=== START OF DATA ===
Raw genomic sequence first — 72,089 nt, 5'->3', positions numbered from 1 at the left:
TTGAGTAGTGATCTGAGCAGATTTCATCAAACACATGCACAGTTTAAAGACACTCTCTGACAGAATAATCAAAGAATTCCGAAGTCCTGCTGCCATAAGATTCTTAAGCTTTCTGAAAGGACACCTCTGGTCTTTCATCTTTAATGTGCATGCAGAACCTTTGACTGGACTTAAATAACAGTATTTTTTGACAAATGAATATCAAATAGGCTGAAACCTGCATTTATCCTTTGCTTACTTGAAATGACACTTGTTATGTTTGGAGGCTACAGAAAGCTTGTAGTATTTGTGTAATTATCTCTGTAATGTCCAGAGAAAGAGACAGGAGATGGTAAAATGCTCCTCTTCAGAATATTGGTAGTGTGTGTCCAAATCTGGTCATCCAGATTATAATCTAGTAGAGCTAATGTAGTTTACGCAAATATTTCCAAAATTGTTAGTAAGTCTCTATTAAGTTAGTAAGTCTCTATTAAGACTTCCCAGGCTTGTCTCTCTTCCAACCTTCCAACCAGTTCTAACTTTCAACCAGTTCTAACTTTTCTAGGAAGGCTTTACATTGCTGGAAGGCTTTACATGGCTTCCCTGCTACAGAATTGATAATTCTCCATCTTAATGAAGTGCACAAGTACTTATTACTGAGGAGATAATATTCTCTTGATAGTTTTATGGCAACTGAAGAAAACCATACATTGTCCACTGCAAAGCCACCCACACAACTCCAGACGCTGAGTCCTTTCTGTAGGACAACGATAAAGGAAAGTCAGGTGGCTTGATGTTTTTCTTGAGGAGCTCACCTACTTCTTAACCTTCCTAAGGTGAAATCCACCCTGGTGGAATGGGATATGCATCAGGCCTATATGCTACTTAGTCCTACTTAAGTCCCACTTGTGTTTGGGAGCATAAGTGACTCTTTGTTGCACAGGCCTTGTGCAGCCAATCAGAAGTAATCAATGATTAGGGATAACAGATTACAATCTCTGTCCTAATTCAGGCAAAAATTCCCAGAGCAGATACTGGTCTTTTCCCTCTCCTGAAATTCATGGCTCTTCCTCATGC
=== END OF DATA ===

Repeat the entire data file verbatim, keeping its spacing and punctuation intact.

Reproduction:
Raw genomic sequence first — 72,089 nt, 5'->3', positions numbered from 1 at the left:
TTGAGTAGTGATCTGAGCAGATTTCATCAAACACATGCACAGTTTAAAGACACTCTCTGACAGAATAATCAAAGAATTCCGAAGTCCTGCTGCCATAAGATTCTTAAGCTTTCTGAAAGGACACCTCTGGTCTTTCATCTTTAATGTGCATGCAGAACCTTTGACTGGACTTAAATAACAGTATTTTTTGACAAATGAATATCAAATAGGCTGAAACCTGCATTTATCCTTTGCTTACTTGAAATGACACTTGTTATGTTTGGAGGCTACAGAAAGCTTGTAGTATTTGTGTAATTATCTCTGTAATGTCCAGAGAAAGAGACAGGAGATGGTAAAATGCTCCTCTTCAGAATATTGGTAGTGTGTGTCCAAATCTGGTCATCCAGATTATAATCTAGTAGAGCTAATGTAGTTTACGCAAATATTTCCAAAATTGTTAGTAAGTCTCTATTAAGTTAGTAAGTCTCTATTAAGACTTCCCAGGCTTGTCTCTCTTCCAACCTTCCAACCAGTTCTAACTTTCAACCAGTTCTAACTTTTCTAGGAAGGCTTTACATTGCTGGAAGGCTTTACATGGCTTCCCTGCTACAGAATTGATAATTCTCCATCTTAATGAAGTGCACAAGTACTTATTACTGAGGAGATAATATTCTCTTGATAGTTTTATGGCAACTGAAGAAAACCATACATTGTCCACTGCAAAGCCACCCACACAACTCCAGACGCTGAGTCCTTTCTGTAGGACAACGATAAAGGAAAGTCAGGTGGCTTGATGTTTTTCTTGAGGAGCTCACCTACTTCTTAACCTTCCTAAGGTGAAATCCACCCTGGTGGAATGGGATATGCATCAGGCCTATATGCTACTTAGTCCTACTTAAGTCCCACTTGTGTTTGGGAGCATAAGTGACTCTTTGTTGCACAGGCCTTGTGCAGCCAATCAGAAGTAATCAATGATTAGGGATAACAGATTACAATCTCTGTCCTAATTCAGGCAAAAATTCCCAGAGCAGATACTGGTCTTTTCCCTCTCCTGAAATTCATGGCTCTTCCTCATGC